economy turbo-charged by integration and information technology,
epitomized by authors like Thomas Friedman, world economic growth
has actually slowed in recent decades. The rate of world GDP expansion
fell from 5.3 percent a year in the 1960s to 3.9 percent in the
1970s, 3.2 percent in the 1980s, and only 2.3 percent in the 1990s.26
This pattern has been evident throughout the
developed as well as the undeveloped states, so that it cannot be
explained away as simply an object lesson in the advantages of backwardness,
or the gap between "competitive and noncompetitive" states.
Certainly, China's and India's comparative underdevelopment is a
strong contributor to their high growth rates, and US competitiveness
explains its having stronger growth than Europe and Japan. From
1995 to 2000 America's economy was expanding at almost five percent
a year. However, this level of growth was the exception and not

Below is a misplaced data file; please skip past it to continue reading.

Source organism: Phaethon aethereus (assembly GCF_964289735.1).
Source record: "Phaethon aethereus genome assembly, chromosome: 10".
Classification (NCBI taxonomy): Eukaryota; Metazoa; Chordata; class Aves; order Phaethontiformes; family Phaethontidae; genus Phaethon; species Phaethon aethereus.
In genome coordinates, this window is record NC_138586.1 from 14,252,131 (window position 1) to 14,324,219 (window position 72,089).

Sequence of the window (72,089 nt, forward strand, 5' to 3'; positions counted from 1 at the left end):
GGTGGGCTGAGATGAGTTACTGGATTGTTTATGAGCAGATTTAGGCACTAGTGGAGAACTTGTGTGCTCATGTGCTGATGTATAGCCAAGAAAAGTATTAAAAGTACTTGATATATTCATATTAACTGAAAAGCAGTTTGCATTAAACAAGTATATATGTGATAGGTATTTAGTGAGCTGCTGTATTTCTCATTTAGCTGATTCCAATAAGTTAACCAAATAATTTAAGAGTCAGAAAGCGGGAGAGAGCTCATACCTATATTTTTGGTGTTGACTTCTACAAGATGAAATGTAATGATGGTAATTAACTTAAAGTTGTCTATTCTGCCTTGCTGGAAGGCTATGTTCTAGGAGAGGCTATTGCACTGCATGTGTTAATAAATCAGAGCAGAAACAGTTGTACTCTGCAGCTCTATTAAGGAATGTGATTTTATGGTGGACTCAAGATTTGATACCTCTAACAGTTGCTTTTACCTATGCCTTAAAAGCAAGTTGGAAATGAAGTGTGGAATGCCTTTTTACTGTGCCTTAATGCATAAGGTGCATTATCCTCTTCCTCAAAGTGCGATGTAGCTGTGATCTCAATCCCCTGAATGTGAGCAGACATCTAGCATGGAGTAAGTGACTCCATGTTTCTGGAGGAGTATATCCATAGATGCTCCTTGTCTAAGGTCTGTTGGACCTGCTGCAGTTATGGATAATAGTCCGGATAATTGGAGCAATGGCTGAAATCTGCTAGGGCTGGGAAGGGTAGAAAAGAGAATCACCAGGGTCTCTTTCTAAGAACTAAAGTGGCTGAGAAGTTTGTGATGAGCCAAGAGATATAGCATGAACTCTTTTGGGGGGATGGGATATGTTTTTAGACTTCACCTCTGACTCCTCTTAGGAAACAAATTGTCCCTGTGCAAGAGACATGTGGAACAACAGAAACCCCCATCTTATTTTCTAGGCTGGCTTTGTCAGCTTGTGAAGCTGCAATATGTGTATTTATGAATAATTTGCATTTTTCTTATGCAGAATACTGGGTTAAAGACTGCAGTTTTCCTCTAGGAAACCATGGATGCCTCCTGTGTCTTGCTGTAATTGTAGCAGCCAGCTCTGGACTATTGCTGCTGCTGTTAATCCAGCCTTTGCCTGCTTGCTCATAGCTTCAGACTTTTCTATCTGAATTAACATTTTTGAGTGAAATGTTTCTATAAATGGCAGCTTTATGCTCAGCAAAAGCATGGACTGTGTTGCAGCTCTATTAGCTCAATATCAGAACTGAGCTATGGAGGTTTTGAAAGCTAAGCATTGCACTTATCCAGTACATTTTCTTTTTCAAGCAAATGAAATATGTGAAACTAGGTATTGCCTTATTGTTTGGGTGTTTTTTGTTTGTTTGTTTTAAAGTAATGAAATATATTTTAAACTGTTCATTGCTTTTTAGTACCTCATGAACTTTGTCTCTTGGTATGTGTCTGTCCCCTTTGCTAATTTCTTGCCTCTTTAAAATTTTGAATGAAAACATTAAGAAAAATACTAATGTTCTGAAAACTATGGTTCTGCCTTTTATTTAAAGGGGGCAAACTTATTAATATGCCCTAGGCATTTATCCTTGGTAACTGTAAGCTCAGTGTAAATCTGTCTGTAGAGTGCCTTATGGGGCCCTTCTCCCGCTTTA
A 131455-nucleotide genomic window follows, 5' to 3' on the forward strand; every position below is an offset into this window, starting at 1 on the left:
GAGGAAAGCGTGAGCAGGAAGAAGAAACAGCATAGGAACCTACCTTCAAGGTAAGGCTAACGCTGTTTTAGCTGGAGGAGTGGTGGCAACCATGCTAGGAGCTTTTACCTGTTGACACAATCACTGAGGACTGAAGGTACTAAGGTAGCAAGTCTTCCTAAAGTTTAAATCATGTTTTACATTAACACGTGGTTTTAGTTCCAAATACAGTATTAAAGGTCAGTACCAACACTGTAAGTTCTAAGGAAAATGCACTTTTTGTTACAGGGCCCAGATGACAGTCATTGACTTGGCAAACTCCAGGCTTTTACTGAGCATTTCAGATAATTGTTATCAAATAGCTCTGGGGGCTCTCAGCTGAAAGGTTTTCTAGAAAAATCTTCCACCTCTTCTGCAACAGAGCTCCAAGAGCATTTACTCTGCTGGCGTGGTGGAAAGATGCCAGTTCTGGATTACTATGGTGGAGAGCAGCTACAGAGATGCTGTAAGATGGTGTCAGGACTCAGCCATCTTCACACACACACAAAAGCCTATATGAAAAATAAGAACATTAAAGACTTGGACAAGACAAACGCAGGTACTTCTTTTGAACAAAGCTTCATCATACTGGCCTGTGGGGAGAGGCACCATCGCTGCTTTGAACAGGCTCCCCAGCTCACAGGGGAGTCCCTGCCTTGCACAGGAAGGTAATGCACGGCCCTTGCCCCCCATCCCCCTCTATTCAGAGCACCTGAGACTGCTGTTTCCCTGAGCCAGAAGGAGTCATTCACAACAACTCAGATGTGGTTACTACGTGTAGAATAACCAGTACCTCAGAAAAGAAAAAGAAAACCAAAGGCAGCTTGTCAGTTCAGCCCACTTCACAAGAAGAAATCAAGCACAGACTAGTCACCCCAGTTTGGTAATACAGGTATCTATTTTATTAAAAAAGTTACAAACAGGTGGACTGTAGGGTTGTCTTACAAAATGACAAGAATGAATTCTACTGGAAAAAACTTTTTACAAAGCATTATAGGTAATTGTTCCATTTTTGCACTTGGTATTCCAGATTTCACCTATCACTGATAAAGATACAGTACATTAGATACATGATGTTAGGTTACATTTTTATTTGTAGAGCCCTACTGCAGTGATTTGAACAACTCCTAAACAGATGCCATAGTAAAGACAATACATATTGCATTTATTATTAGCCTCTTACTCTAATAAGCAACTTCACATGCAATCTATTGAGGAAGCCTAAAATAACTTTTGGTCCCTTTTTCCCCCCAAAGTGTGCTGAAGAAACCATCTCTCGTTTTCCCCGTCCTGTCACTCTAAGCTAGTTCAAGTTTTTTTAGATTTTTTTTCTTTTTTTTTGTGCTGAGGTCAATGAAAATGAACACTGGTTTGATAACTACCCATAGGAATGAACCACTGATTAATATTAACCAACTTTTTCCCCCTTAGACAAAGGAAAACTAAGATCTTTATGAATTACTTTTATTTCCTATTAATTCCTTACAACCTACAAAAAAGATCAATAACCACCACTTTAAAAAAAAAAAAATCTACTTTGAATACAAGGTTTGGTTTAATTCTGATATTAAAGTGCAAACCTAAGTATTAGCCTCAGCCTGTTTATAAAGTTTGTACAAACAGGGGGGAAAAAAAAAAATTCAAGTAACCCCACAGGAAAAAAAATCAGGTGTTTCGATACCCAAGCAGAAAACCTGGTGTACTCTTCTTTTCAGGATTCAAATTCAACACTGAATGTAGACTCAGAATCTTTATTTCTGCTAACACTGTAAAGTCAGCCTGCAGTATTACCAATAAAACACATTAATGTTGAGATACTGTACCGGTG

the rule for the United States as well as the rest of the world.
American performance over the whole decade was only a bit over three
percent after adjustment for inflation, not much better than that
of the 1970s or 1980s. Reports of six percent GDP growth in the
last half of 2003, all the rage among economists at the time of
this writing, should therefore be kept in perspective.27
Of course an economic picture contrasting so
starkly with the conventional wisdom requires some explanation.
The propensity of stable societies to develop special interest groups
and the acceleration of the rate of change to the point of "future
shock"28 have been identified
by some observers as causes. Complexity science suggests a broader
theory, Joseph Tainter arguing that beyond a certain point a society's
investments in new institutions or activities tend to produce diminishing
returns, consuming their slack.29 These
arguments are all well worth exploring, but doing so would be beyond
the scope of this article. Moreover, whatever the precise cause,
the implications are obvious. Slowing growth means that public goods
once easily afforded and which electorates and governments are loathe